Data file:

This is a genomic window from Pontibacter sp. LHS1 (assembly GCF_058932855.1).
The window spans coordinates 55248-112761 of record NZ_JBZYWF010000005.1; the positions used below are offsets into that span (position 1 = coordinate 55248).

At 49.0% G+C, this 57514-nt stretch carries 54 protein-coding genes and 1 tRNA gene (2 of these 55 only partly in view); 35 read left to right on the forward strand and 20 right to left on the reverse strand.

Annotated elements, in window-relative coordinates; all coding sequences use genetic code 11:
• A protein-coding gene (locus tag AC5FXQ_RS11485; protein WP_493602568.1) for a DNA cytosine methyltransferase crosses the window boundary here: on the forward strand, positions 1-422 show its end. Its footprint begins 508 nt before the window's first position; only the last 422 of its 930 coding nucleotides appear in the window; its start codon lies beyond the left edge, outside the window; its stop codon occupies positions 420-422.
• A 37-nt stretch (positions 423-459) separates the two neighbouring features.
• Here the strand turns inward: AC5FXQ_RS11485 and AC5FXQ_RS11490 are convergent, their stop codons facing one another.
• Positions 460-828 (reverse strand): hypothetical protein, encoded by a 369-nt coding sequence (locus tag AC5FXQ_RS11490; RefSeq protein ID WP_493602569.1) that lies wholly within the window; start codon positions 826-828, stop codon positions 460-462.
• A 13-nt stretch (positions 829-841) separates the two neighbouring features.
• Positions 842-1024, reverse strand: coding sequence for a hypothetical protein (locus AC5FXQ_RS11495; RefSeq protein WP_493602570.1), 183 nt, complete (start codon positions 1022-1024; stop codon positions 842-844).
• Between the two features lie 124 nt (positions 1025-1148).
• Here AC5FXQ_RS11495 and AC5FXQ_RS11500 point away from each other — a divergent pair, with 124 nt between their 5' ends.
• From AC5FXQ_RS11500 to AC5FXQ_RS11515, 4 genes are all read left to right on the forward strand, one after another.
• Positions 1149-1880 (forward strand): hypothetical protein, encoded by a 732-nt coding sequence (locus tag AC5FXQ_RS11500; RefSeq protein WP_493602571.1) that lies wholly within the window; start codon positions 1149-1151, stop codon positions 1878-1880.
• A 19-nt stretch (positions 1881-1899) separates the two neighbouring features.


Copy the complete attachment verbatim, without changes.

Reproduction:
This is a genomic window from Pontibacter sp. LHS1 (assembly GCF_058932855.1).
The window spans coordinates 55248-112761 of record NZ_JBZYWF010000005.1; the positions used below are offsets into that span (position 1 = coordinate 55248).

At 49.0% G+C, this 57514-nt stretch carries 54 protein-coding genes and 1 tRNA gene (2 of these 55 only partly in view); 35 read left to right on the forward strand and 20 right to left on the reverse strand.

Annotated elements, in window-relative coordinates; all coding sequences use genetic code 11:
• A protein-coding gene (locus tag AC5FXQ_RS11485; protein WP_493602568.1) for a DNA cytosine methyltransferase crosses the window boundary here: on the forward strand, positions 1-422 show its end. Its footprint begins 508 nt before the window's first position; only the last 422 of its 930 coding nucleotides appear in the window; its start codon lies beyond the left edge, outside the window; its stop codon occupies positions 420-422.
• A 37-nt stretch (positions 423-459) separates the two neighbouring features.
• Here the strand turns inward: AC5FXQ_RS11485 and AC5FXQ_RS11490 are convergent, their stop codons facing one another.
• Positions 460-828 (reverse strand): hypothetical protein, encoded by a 369-nt coding sequence (locus tag AC5FXQ_RS11490; RefSeq protein ID WP_493602569.1) that lies wholly within the window; start codon positions 826-828, stop codon positions 460-462.
• A 13-nt stretch (positions 829-841) separates the two neighbouring features.
• Positions 842-1024, reverse strand: coding sequence for a hypothetical protein (locus AC5FXQ_RS11495; RefSeq protein WP_493602570.1), 183 nt, complete (start codon positions 1022-1024; stop codon positions 842-844).
• Between the two features lie 124 nt (positions 1025-1148).
• Here AC5FXQ_RS11495 and AC5FXQ_RS11500 point away from each other — a divergent pair, with 124 nt between their 5' ends.
• From AC5FXQ_RS11500 to AC5FXQ_RS11515, 4 genes are all read left to right on the forward strand, one after another.
• Positions 1149-1880 (forward strand): hypothetical protein, encoded by a 732-nt coding sequence (locus tag AC5FXQ_RS11500; RefSeq protein WP_493602571.1) that lies wholly within the window; start codon positions 1149-1151, stop codon positions 1878-1880.
• A 19-nt stretch (positions 1881-1899) separates the two neighbouring features.